Homework Challenge

Differentiating activities so that all students can succeed is sometimes a rigorous task for a teacher – but it doesn’t have to be! This Homework Challenge resource not only makes homework more accessible for all types of students, but it also provides students with choice and engagement in how they would like to complete the task.

How it works:

Students are given a homework topic – this might be famous designers in DT, World War 1 in History or To Kill a Mockingbird in English. The student then decides how they would prefer to complete their homework. They research the topic (or already have some understanding of it from a previous lesson) and display their knowledge in one of the twenty different methods listed on the Homework Challenge sheet.

The challenges are split into 3 different categories of easy, medium and hard (A,B,C). The challenges in the ‘Junior Designer’ category take less time to complete and are a little easier, whereas the ‘Creative Director’ challenges take much longer to complete and are slightly more difficult.

Students complete their chosen challenge, hand it into the teacher (sometimes performing it to the rest of the class if they wish) and the teacher gets a wide variety of creative homework’s that are all about the same topic! You may decide to reward students based upon the level of challenge they choose (e.g. a postcard home if they complete a ‘Creative Director’ challenge).


Homework Challenge leaves it up to the student to decide how much effort they want to put into their homework. You might be worried that giving them this choice means that you get a lot of homework that is written on the back of an envelope and was completed on the bus into school, however, I have found that the majority of students hand in a fantastic, creative piece of homework, which they have also enjoyed completing!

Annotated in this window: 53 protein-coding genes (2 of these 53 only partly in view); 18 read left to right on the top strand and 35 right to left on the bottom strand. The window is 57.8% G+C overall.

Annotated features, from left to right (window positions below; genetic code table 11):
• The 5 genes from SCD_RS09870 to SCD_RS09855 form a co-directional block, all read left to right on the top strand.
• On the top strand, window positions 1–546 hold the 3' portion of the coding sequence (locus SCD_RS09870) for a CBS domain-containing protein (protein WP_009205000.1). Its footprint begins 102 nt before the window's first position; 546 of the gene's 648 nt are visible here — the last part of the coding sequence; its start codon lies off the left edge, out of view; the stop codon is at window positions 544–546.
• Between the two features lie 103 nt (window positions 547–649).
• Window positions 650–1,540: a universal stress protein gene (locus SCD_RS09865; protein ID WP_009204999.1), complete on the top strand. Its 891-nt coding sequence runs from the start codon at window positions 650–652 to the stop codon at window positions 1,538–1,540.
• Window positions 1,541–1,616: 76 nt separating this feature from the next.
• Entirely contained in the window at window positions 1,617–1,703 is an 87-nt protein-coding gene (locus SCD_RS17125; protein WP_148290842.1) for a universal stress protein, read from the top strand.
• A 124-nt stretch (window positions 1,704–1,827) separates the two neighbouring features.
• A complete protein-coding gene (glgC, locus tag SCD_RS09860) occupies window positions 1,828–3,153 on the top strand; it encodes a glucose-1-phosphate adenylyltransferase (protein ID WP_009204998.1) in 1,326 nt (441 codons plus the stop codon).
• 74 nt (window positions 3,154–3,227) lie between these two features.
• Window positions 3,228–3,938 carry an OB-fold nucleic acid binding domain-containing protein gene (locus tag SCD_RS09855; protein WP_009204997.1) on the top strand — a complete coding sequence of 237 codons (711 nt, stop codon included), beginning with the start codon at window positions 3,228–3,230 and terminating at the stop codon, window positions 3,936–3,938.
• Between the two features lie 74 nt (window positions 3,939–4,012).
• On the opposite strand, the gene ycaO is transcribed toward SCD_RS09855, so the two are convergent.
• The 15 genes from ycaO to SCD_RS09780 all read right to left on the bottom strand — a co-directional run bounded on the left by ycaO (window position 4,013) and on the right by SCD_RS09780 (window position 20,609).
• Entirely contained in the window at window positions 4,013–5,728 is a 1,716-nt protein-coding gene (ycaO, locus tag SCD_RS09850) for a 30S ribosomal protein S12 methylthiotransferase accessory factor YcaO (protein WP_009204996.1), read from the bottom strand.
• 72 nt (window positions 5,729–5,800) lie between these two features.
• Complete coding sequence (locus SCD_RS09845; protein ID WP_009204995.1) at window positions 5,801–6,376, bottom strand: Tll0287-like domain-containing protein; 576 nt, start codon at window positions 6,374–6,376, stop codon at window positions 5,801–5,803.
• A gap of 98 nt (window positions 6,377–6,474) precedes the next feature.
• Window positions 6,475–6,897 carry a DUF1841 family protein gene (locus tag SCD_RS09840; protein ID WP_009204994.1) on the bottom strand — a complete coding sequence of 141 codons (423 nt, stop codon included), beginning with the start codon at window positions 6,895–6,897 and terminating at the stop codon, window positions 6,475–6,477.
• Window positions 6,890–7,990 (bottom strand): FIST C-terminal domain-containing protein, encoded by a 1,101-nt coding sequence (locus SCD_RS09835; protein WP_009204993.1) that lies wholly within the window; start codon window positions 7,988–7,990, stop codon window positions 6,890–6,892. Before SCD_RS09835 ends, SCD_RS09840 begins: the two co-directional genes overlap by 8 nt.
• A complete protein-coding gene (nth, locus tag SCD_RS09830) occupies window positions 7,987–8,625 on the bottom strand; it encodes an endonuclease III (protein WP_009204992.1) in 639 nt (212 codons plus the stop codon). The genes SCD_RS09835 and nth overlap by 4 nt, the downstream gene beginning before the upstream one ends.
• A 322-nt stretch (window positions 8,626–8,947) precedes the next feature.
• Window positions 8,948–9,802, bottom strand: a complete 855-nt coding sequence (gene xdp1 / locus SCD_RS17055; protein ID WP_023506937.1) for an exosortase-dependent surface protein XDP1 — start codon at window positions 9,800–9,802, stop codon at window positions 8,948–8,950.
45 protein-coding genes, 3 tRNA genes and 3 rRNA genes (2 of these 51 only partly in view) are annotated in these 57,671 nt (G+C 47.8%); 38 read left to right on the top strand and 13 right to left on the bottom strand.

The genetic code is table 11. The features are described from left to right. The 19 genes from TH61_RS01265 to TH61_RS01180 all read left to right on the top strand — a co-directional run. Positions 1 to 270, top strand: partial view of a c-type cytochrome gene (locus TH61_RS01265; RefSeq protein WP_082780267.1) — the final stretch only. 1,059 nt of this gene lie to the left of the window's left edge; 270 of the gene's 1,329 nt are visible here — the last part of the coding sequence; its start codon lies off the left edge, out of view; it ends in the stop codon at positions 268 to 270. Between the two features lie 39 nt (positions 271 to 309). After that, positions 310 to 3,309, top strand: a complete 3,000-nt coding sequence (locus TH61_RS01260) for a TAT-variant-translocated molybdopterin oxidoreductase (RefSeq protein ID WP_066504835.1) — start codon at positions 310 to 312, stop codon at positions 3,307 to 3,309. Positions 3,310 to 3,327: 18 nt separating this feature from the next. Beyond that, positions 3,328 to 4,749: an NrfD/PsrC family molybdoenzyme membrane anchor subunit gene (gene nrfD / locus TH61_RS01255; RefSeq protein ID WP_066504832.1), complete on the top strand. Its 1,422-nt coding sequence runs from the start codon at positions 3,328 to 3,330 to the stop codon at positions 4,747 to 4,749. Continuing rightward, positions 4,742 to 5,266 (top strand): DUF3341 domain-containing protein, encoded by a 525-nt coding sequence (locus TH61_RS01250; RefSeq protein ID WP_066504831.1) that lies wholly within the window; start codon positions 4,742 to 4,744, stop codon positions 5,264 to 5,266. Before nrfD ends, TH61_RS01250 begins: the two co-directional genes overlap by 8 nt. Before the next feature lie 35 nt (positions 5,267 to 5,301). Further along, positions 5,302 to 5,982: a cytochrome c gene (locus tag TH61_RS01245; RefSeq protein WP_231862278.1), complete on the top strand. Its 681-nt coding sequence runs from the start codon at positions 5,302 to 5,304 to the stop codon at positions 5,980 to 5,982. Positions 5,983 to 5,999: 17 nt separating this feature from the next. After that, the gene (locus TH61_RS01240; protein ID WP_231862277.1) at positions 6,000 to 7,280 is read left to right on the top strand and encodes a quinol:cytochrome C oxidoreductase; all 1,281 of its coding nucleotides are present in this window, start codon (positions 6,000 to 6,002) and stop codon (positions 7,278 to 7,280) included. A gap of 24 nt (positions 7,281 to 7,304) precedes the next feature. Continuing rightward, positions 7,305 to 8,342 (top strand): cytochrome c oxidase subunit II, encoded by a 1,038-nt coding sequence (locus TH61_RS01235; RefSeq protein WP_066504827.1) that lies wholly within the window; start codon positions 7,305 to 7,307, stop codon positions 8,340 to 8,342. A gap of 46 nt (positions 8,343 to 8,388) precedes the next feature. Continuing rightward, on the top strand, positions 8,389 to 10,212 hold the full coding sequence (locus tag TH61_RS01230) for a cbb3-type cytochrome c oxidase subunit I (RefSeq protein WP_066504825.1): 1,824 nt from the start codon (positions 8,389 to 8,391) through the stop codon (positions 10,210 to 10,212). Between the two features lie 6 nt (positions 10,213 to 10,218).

I had a boy in Y7 who decided to research Saul Bass. He wrote a rap about Saul Bass and performed it to the rest of the class in the following lesson. I have also had students who have created top trumps cards for manufacturing materials, illustrated comic book strips about the development of Instagram or planned a lesson on sustainability with questions to teach to the rest of the class.

Students have been much more engaged in homework and have enjoyed having the choice of tasks. I used to give students homework’s such as “design a poster about the life of James Dyson”, however, not all students like creating posters, some find it boring, some find it difficult. With Homework Challenge all students become engaged and there are tasks to suit all abilities. The outcomes are wonderful and students put a lot more effort into their work which is amazing to see!




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